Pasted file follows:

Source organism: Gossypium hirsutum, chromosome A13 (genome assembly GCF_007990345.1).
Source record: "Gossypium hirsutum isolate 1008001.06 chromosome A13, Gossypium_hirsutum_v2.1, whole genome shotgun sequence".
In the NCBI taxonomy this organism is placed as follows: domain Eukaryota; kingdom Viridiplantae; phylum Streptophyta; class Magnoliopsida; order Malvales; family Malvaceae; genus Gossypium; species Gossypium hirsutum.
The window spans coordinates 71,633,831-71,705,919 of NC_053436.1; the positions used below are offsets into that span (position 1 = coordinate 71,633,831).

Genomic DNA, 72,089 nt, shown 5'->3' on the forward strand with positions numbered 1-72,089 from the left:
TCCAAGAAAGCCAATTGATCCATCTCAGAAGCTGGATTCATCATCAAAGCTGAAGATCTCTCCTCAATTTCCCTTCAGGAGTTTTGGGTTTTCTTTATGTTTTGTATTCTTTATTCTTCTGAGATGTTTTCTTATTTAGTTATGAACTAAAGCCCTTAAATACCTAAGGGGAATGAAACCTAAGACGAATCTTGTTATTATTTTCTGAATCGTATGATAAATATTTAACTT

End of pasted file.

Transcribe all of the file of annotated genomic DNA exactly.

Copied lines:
Source organism: Gossypium hirsutum, chromosome A13 (genome assembly GCF_007990345.1).
Source record: "Gossypium hirsutum isolate 1008001.06 chromosome A13, Gossypium_hirsutum_v2.1, whole genome shotgun sequence".
In the NCBI taxonomy this organism is placed as follows: domain Eukaryota; kingdom Viridiplantae; phylum Streptophyta; class Magnoliopsida; order Malvales; family Malvaceae; genus Gossypium; species Gossypium hirsutum.
The window spans coordinates 71,633,831-71,705,919 of NC_053436.1; the positions used below are offsets into that span (position 1 = coordinate 71,633,831).

Genomic DNA, 72,089 nt, shown 5'->3' on the forward strand with positions numbered 1-72,089 from the left:
TCCAAGAAAGCCAATTGATCCATCTCAGAAGCTGGATTCATCATCAAAGCTGAAGATCTCTCCTCAATTTCCCTTCAGGAGTTTTGGGTTTTCTTTATGTTTTGTATTCTTTATTCTTCTGAGATGTTTTCTTATTTAGTTATGAACTAAAGCCCTTAAATACCTAAGGGGAATGAAACCTAAGACGAATCTTGTTATTATTTTCTGAATCGTATGATAAATATTTAACTT